Ethical egoism is a mistaken theory in that it leads to logical contradictions (Rachels p.87). If one were to protect one’s interest that would require one to prevent another from carrying out their duty to their self, it would be both right and wrong to do so. However that is not logical and self-contradictory, thus not would not be basing conduct on reason. To reiterate, the theory of ethical egoism states that one should put his or her own needs before others, this fails the second part of the minimum conception of morality. Furthermore in advocating that one treat others in differently when there are no factual differences is unjustifiable and makes this an arbitrary doctrine.
Impartial Morality Introduction: T HIS essay presents the key issues surrounding the concepts of partiality and impartiality in ethical theory. In particular, it argues that the tension between partiality and impartiality has not been resolved. Consequently, it concludes that the request for moral agents to be impartial does demand too much. To achieve this goal, this essay consists of four main parts. The first part gives an overview of the concept of impartiality.
Moral Relativism states, that the moral propositions are based on Ethical relativism is the theory that holds that morality is relative to the norms of one's culture. That is, whether an action is right or wrong depends on the moral norms of the society in which it is practiced. The same action may be morally right in one society but be morally wrong in another. For the ethical relativist, there are no universal moral standards that apply to all peoples at all times. Ethical relativism is the theory that holds that morality is relative to the norms of one's culture.
Related to this idea is moral skepticism, which holds that we can’t know any moral truths, and moral subjectivism, which holds that moral views are merely inner states in a person and that they can’t be compared to the inner states of another person. However believing in the above solves no problems, if nobody is right and nobody is wrong. The second way is to believe that there is no universal truth, that each culture has its own set of rules that are valid and apply to that culture, they don’t interfere with our rules and we don’t interfere with theirs, this is called ethical relativism. This belief is viewed as an attitude of tolerance. This belief solves conflicts in the idea that whatever the majority deems to be the moral rule is the rule to follow.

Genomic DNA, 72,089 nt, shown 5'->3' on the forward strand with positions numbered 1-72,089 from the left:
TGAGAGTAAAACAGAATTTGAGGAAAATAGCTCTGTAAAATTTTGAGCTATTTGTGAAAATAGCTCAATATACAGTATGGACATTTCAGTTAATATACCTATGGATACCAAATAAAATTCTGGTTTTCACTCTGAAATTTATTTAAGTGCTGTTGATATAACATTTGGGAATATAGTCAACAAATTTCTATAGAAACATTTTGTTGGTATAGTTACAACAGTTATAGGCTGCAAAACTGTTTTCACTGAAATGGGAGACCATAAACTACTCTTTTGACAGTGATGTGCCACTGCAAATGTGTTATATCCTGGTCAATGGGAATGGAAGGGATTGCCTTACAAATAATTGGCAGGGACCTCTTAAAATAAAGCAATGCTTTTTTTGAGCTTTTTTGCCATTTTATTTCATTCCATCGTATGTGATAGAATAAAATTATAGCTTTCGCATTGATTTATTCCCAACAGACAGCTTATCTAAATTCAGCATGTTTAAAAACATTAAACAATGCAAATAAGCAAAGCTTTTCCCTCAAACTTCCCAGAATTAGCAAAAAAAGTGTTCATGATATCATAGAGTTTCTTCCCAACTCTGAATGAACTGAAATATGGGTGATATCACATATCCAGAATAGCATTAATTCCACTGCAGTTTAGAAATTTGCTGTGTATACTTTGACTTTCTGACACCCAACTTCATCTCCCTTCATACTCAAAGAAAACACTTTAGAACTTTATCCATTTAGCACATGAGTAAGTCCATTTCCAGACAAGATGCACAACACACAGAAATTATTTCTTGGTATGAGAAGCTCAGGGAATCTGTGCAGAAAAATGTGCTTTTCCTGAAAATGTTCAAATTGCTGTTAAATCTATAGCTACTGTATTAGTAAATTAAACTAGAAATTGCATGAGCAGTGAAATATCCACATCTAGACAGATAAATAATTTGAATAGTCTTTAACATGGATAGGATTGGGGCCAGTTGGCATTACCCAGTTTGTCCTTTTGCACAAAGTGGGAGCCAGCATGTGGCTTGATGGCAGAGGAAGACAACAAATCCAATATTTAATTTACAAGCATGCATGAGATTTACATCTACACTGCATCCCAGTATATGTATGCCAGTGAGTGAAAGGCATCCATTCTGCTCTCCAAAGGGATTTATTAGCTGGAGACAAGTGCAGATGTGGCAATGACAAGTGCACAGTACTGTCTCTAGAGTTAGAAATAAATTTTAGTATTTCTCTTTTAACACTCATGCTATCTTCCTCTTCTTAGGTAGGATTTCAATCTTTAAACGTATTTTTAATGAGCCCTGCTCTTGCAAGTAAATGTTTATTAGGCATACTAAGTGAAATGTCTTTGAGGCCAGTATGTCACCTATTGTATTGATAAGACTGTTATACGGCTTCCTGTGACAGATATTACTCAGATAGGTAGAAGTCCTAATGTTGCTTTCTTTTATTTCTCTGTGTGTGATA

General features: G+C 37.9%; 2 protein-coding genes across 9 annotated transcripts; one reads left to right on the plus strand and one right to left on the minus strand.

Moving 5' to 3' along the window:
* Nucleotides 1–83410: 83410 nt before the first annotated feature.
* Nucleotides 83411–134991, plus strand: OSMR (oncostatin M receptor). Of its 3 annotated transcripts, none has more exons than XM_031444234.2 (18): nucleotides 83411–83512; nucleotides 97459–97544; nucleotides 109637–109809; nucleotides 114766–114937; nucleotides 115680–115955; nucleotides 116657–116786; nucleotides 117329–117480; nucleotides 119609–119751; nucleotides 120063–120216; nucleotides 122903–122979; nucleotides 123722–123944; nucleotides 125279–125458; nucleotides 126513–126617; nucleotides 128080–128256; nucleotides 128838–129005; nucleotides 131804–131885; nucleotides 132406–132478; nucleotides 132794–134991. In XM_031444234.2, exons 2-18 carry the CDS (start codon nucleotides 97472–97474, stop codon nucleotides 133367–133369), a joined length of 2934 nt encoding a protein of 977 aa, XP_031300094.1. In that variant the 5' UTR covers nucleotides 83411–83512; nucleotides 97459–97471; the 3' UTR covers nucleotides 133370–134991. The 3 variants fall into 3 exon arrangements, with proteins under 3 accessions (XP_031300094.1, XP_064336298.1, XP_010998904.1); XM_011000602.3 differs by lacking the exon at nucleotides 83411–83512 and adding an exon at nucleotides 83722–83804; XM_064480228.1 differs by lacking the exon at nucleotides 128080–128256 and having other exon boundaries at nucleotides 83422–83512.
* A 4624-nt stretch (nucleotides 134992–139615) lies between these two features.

He refers to this type of ethics as Quandary Ethics (QE) and raises some questions in criticisms of it. Pincoffs begins his piece by establishing a foundation and clarifying QE as opposed to classical ethics. Quandary ethics is defined as an attempt to provide rational grounds for difficult decisions to resolve perplexities that arise in problematic situations; "the ultimate relevance of ethics is to the resolution of problematic situations in which we fall," (191). QE is a newcomer because it does not deal with moral enlightenment, education, or the good for man as classic philosophies do; QE is based upon practicality and applicability and is less concerned with general rules or guidelines for moral behavior. He illustrates his point by comparing QE to Aristotle.